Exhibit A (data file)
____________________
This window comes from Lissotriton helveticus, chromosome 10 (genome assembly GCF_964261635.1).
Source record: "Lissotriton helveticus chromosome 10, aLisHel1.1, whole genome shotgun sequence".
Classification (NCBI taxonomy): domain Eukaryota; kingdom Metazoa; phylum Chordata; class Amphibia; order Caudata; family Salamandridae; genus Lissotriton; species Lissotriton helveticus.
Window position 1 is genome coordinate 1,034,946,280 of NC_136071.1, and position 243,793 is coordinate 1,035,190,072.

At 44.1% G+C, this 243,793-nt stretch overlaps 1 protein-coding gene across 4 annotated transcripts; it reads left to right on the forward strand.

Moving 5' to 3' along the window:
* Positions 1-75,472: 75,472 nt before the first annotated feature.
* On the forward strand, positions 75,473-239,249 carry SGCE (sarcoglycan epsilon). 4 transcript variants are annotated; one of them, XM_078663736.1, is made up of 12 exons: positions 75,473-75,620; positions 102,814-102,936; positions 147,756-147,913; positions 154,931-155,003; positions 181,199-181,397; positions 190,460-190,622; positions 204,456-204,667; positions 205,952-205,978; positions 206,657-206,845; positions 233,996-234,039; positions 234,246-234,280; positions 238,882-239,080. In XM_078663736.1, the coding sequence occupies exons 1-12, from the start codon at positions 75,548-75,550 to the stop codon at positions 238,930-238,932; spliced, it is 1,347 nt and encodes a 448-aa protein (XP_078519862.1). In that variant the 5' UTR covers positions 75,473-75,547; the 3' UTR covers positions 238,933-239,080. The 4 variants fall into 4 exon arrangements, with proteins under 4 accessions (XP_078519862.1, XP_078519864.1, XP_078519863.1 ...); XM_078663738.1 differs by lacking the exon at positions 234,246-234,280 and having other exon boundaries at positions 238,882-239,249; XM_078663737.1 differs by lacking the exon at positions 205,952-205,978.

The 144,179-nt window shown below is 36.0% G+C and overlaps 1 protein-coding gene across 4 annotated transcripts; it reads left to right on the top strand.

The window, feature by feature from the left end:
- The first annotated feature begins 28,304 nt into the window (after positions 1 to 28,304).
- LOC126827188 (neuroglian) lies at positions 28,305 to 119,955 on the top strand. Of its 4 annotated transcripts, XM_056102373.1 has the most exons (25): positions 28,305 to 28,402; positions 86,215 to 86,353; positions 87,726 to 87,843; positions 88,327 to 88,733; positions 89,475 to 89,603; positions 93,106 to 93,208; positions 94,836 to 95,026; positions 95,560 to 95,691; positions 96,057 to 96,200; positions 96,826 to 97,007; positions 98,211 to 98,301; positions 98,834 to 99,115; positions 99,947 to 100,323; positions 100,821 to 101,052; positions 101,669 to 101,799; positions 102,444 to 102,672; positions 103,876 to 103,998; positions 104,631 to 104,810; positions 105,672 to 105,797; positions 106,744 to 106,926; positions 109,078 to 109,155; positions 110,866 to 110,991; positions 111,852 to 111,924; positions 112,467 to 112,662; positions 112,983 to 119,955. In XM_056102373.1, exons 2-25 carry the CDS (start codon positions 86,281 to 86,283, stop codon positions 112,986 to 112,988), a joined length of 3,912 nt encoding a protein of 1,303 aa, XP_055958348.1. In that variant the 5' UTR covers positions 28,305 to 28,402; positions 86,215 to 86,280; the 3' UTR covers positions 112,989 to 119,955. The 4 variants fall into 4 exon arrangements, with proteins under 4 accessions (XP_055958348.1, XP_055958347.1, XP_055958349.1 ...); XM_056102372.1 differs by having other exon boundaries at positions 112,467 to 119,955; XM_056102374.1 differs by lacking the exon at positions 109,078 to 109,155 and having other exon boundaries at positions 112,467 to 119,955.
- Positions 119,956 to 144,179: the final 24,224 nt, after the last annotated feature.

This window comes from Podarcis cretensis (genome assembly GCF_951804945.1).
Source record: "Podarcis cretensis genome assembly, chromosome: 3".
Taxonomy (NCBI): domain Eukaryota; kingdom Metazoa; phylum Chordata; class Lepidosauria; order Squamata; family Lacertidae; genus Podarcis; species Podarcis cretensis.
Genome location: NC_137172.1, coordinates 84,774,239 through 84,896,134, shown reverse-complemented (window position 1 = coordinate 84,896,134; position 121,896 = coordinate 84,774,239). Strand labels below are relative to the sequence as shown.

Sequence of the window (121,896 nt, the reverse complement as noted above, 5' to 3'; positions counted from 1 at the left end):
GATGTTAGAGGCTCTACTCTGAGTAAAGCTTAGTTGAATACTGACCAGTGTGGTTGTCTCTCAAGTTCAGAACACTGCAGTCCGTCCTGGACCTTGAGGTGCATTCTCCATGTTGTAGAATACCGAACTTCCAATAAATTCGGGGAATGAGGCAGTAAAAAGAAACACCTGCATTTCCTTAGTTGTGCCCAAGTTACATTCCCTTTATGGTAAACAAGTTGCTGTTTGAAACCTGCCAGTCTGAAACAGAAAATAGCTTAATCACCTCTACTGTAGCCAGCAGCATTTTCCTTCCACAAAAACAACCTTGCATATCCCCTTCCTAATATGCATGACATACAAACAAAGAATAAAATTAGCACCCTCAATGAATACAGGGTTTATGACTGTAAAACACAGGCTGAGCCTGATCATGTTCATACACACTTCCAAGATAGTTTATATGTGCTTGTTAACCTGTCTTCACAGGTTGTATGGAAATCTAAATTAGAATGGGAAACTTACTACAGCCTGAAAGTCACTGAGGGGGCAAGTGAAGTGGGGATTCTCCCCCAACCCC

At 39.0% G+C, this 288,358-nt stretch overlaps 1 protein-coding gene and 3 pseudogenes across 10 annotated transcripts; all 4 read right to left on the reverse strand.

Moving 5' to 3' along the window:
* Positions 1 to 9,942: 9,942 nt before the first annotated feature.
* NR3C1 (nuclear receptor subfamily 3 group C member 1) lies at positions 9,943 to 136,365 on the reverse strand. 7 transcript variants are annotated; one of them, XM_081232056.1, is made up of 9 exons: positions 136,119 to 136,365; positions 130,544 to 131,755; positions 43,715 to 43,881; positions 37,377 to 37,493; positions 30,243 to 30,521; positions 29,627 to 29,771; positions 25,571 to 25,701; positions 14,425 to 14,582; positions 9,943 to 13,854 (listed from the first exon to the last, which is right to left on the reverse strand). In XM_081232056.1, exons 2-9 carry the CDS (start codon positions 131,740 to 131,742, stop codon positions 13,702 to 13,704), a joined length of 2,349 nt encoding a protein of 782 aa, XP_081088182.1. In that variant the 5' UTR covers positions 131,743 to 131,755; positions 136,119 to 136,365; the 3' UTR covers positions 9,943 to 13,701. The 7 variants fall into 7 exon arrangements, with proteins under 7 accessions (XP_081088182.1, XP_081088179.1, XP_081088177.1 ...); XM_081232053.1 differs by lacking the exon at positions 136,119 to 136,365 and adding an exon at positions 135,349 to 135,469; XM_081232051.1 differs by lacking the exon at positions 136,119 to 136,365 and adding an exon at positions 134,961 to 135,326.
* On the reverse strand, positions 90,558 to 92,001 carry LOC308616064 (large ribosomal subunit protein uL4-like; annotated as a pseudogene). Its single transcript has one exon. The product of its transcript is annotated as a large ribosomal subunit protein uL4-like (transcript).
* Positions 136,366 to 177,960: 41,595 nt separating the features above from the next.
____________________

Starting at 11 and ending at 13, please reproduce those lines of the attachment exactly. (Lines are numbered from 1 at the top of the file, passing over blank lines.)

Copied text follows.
- The first annotated feature begins 28,304 nt into the window (after positions 1 to 28,304).
- LOC126827188 (neuroglian) lies at positions 28,305 to 119,955 on the top strand. Of its 4 annotated transcripts, XM_056102373.1 has the most exons (25): positions 28,305 to 28,402; positions 86,215 to 86,353; positions 87,726 to 87,843; positions 88,327 to 88,733; positions 89,475 to 89,603; positions 93,106 to 93,208; positions 94,836 to 95,026; positions 95,560 to 95,691; positions 96,057 to 96,200; positions 96,826 to 97,007; positions 98,211 to 98,301; positions 98,834 to 99,115; positions 99,947 to 100,323; positions 100,821 to 101,052; positions 101,669 to 101,799; positions 102,444 to 102,672; positions 103,876 to 103,998; positions 104,631 to 104,810; positions 105,672 to 105,797; positions 106,744 to 106,926; positions 109,078 to 109,155; positions 110,866 to 110,991; positions 111,852 to 111,924; positions 112,467 to 112,662; positions 112,983 to 119,955. In XM_056102373.1, exons 2-25 carry the CDS (start codon positions 86,281 to 86,283, stop codon positions 112,986 to 112,988), a joined length of 3,912 nt encoding a protein of 1,303 aa, XP_055958348.1. In that variant the 5' UTR covers positions 28,305 to 28,402; positions 86,215 to 86,280; the 3' UTR covers positions 112,989 to 119,955. The 4 variants fall into 4 exon arrangements, with proteins under 4 accessions (XP_055958348.1, XP_055958347.1, XP_055958349.1 ...); XM_056102372.1 differs by having other exon boundaries at positions 112,467 to 119,955; XM_056102374.1 differs by lacking the exon at positions 109,078 to 109,155 and having other exon boundaries at positions 112,467 to 119,955.
- Positions 119,956 to 144,179: the final 24,224 nt, after the last annotated feature.